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Vancouver Island home to new deepsea carbon dioxide removal project

A new ocean-based carbon dioxide removal technology is being put to the test off the coast of Vancouver Island, near Tofino.

Ocean Networks Canada (ONC) and Running Tide, an American ocean health company, have partnered on the year-long deepsea research project.

It’s designed to see whether technology can be used to enhance the ocean’s natural ability to pull carbon from the atmosphere, which scientists say is among the key solutions to addressing climate change.

“Decarbonizing is the highest priority, but no matter how fast we decarbonize we’re going to have to remove CO2 out of the atmosphere to keep the planet habitable for humans and biodiversity,” says ONC president and CEO Kate Moran.

“Because the ocean is such a big part of the planet, it would be negligent of us for not looking at it in terms of research.”

ONC has designed an observation platform to help gather data – and it was successfully installed 1,300 metres below the ocean’s surface in the Clayoquot Slope.

The platform is equipped with Running Tide’s carbon buoys made of wood, mycelium and locally sourced sugar kelp.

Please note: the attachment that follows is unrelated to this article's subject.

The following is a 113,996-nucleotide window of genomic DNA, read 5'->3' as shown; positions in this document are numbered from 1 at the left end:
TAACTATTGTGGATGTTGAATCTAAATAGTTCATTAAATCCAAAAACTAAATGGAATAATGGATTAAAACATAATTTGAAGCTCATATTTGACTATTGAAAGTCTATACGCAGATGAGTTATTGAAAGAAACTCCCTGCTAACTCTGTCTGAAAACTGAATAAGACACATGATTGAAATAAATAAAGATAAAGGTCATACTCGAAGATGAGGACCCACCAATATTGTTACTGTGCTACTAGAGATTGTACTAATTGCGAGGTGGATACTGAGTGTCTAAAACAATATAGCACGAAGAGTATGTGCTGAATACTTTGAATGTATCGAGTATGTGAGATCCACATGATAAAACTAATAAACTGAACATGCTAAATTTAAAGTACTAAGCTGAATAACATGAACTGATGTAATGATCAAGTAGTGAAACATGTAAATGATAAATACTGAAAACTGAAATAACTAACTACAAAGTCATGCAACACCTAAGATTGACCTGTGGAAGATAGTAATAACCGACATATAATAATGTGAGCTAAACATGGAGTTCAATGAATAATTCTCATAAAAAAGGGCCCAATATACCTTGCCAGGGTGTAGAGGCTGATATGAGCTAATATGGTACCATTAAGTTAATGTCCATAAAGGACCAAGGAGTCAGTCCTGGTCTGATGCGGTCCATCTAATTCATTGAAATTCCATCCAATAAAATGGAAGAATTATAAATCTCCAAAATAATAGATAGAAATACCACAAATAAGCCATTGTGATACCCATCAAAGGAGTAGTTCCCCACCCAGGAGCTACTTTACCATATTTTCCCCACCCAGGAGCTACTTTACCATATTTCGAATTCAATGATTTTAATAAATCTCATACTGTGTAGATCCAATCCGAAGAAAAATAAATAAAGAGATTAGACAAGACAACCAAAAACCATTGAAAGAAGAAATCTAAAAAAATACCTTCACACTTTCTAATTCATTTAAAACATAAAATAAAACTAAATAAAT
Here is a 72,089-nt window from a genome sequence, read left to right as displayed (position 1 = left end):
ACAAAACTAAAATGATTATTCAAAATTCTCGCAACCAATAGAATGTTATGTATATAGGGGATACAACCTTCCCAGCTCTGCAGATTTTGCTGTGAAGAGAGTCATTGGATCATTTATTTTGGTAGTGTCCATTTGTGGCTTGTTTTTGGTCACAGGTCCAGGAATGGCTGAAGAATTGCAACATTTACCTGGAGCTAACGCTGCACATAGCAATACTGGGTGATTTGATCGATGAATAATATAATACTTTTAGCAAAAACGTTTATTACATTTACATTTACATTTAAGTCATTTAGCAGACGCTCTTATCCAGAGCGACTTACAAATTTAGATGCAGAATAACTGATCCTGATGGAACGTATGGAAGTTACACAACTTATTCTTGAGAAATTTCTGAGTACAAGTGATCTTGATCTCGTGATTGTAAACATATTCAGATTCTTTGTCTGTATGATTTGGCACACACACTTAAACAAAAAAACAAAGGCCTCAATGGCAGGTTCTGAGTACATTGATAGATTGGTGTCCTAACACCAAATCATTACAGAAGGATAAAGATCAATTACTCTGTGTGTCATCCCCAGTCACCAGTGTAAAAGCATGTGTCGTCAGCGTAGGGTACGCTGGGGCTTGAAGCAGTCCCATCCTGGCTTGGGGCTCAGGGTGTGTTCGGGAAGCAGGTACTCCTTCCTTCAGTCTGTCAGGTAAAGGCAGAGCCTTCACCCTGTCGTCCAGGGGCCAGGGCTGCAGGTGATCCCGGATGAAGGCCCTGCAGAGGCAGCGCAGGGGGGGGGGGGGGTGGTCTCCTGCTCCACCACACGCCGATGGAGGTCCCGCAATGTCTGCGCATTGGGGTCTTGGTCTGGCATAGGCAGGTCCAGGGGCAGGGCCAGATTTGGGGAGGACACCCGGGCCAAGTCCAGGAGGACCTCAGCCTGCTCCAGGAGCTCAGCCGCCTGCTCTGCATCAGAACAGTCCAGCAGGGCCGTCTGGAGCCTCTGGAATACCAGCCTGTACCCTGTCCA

“We have two primary mechanisms: One is through growing macro algae in the open ocean and then having it sunk to the sea floor. The other is having wood or other terrestrial-based biomass that is grown on land and then sinking that to the sea floor,” says Running Tide scientist Alison Tune. “So we want to sink it in a way that it will be durable over centuries to millennia.”

The researchers will spend the next 12 months looking at what happens to carbon-capturing biomass once it’s sunk to the ocean floor – with some key questions in mind around safety, environmental impacts, and durability. If the model is successful, scientists see potential in scaling it up.

“I think people should care because the current climate crisis is an important one,” says ONC senior scientist Kohen Bauer. “We need to advance our understanding of these processes and ultimately this is going to limit warming or future warming for future generations.” Top Stories

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